Paramount in her life and her art is her faith in the unity of an all-embracing divinity and universal human values. Working with many layers of thin paint, her brush produces fluid shapes of joyful dancers set against abstract patterns.
Peter SelzArt Historian and former curator of Museum of Modern Art and founder of Berkeley Art Museum, Berkeley.
In her paintings Arastu brings Arabic Calligraphy into dialogue with Western Modern art movements like Abstract Expressionism and Color Field painting. Her use of thin washes of acrylic, geometric patterns and other elements result in a sense of deep mystery and profound color.
Terrence DempseyFounding Director, Museum of Contemporary Religious Art, Saint Louis University.
Arastu’s flowing lines stem from the influence of Persian culture on Islamic script while her concentric compositions reflect rotating Indian mandalas as symbols of the universe.
Dr. Cathleen FleckAssociate Professor of Art History at Saint Louis University.
Arastu’s art, with its joyous but generalized dancers (Sufi dervishes?), jewel-like colors and rich, layered textures, embraces the collective pursuit of union with the divine, which she sees in ecumenical, inclusive, non-sectarian terms.
DeWitt ChengSan Francisco Bay Area art writer andCritic, Curator of Stanford Art Spaces.
She successfully melds traditional design motifs, contemporary abstraction, and the most exquisite calligraphy into works that can speak to anyone willing to listen and see. So I learn from Salma’s artful prayers.
Preston MetcalfChief Curator, Triton Museum of Art
Salma Arastu is blessed with a fluent and lyrical visual language.
Professor Ricardo VieraDirector / Curator, Lehigh University Art Galleries / Bethlehem, PA.
If these paintings attain their liveliness through a rubbing together of opposites at a conceptual level, a potent dynamism also operates within each composition in Arastu’s painterly style. It is the mark of Arastu’s personal absorption of the stories she recasts.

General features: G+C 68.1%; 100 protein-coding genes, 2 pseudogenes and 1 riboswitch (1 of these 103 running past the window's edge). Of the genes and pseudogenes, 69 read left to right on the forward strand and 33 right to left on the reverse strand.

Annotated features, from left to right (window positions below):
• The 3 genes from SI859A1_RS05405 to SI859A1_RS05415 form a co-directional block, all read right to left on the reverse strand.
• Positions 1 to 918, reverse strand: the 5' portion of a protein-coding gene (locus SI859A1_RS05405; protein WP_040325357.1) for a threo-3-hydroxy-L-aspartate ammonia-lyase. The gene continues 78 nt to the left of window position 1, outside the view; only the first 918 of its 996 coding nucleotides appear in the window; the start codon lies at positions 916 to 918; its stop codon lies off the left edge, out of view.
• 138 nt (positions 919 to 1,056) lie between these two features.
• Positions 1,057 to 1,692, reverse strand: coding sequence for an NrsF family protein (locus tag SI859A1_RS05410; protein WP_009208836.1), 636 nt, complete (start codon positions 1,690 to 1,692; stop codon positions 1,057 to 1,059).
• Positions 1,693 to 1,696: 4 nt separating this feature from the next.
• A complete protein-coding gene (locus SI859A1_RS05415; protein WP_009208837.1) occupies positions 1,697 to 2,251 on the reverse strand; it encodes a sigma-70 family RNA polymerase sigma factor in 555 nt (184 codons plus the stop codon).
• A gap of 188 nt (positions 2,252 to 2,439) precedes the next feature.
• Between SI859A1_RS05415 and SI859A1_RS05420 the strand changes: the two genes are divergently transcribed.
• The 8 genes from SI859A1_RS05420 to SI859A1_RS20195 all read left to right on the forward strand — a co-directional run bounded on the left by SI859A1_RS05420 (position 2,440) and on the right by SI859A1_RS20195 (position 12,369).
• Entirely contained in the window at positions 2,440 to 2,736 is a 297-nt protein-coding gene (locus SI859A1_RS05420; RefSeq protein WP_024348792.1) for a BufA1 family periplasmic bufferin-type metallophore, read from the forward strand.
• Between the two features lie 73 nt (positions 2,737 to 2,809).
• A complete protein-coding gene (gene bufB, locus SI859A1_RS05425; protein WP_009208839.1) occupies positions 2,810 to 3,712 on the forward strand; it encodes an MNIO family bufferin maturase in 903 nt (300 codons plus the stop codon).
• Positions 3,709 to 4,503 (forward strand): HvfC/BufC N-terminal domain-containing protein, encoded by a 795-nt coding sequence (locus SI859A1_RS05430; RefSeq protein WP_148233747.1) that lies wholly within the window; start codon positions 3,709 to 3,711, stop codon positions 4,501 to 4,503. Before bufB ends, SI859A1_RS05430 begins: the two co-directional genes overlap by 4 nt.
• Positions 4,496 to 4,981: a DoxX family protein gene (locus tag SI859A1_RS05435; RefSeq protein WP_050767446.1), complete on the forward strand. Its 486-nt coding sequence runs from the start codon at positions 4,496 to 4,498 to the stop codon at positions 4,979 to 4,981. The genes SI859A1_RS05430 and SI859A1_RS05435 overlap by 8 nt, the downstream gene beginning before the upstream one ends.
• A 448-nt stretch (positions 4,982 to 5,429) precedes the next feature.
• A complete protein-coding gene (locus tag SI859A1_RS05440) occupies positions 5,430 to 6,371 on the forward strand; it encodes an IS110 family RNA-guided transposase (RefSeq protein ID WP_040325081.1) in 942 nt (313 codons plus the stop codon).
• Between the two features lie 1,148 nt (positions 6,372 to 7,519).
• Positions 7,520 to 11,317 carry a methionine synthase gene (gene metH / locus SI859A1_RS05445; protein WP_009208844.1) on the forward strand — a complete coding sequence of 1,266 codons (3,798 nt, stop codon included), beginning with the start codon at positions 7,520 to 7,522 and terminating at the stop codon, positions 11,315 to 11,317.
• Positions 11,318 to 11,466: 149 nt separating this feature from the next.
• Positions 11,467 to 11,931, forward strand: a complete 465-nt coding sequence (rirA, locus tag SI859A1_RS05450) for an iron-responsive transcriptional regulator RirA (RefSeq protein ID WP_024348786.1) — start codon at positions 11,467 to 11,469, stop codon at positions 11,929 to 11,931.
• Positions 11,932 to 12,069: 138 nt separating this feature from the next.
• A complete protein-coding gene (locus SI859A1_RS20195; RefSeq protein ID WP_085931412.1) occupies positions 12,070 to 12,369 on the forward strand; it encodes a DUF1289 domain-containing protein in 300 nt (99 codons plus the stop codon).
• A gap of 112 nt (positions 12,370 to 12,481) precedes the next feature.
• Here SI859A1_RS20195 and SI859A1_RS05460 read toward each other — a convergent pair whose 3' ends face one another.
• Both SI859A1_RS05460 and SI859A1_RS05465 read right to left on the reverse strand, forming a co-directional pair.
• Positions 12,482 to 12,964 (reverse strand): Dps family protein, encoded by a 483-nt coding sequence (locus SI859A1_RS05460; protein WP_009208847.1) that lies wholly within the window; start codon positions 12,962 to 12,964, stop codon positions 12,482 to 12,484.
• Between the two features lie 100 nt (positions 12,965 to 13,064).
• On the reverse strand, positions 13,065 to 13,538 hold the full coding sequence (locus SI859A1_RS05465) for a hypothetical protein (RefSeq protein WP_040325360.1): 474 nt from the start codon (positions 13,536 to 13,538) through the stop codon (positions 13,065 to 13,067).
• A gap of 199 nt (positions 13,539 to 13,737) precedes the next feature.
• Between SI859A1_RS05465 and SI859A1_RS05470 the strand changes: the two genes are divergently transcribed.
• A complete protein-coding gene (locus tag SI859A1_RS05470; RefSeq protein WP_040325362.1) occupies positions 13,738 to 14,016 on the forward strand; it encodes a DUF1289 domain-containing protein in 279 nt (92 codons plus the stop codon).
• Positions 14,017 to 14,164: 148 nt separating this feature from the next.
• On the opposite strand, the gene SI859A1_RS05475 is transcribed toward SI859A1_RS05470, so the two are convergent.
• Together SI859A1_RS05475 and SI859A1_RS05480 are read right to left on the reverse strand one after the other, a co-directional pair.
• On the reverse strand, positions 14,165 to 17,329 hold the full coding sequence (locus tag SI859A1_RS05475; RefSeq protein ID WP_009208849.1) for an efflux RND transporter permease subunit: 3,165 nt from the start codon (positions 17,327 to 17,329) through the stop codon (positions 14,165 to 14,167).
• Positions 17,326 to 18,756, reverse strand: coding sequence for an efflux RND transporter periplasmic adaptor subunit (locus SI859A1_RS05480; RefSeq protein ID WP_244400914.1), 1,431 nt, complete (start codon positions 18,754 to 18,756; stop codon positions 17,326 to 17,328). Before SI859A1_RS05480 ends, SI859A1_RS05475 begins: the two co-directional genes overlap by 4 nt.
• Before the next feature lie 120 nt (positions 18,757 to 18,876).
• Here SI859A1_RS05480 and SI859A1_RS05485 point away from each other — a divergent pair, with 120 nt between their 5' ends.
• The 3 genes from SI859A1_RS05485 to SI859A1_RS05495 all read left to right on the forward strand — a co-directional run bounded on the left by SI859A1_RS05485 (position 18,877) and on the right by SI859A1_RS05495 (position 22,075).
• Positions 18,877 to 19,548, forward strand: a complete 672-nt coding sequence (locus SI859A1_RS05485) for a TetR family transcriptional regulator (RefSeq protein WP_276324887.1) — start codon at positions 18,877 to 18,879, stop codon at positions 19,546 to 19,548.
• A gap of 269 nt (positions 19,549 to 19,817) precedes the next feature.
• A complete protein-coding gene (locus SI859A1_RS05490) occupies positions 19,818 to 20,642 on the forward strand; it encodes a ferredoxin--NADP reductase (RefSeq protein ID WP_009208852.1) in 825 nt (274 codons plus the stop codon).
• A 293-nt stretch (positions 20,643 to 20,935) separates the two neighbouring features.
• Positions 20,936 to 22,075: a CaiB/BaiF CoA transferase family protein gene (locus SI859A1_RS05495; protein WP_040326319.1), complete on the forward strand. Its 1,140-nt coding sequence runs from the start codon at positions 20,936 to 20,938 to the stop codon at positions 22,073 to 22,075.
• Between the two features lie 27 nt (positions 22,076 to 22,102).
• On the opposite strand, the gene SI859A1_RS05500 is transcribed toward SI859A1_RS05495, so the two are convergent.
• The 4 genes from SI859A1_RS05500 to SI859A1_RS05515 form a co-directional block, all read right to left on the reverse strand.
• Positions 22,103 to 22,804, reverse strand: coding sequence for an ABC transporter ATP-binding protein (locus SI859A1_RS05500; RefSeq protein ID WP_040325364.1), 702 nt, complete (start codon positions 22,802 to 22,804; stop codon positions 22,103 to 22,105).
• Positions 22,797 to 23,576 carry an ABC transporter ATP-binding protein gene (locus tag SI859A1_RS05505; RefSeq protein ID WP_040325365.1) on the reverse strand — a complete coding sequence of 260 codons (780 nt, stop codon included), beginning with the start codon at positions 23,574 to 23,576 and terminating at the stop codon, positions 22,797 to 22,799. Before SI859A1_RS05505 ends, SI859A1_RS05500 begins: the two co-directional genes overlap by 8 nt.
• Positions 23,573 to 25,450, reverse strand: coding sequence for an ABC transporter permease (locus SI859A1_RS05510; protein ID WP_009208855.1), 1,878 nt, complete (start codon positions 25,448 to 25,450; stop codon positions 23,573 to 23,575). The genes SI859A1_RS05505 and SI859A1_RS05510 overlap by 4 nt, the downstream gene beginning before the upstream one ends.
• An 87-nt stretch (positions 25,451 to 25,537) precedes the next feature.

William ZimmerArt Critic, New York Times New York City
It is interesting, however, that the most recent work, structured to explore the contemporary artistic idiom, clearly displays elements encoded in the style of Indian miniatures. And indeed the works which recall this tradition are among the artist’s strongest pieces.
Charlotta KotikCurator of Contemporary Art, Brooklyn Museum of Art
This work, very much like Pablo Piccaso’s Guernica, captures the phenomenon and horror of people unwittingly caught in an inexplicable tragedy and by inescapable peril. What I find most remarkable about this artist’s work is what seems to be her attempt at a continuous line. As this canvas unwinds she carries us across in a sweep of pictorial action.
My works are lyrical, spiritual, figurative, and calligraphic. My paintings reveal stories of unity in diversity, peace and joy, celebration of life, and women and dancing whirling dervishes. Whether in paintings or sculptures, the faceless figures in my work represent the universal oneness of all humanity. My calligraphic work attempts to celebrate the same message of universality spread through verses in Arabic calligraphy and in the poetry of Rumi. Read More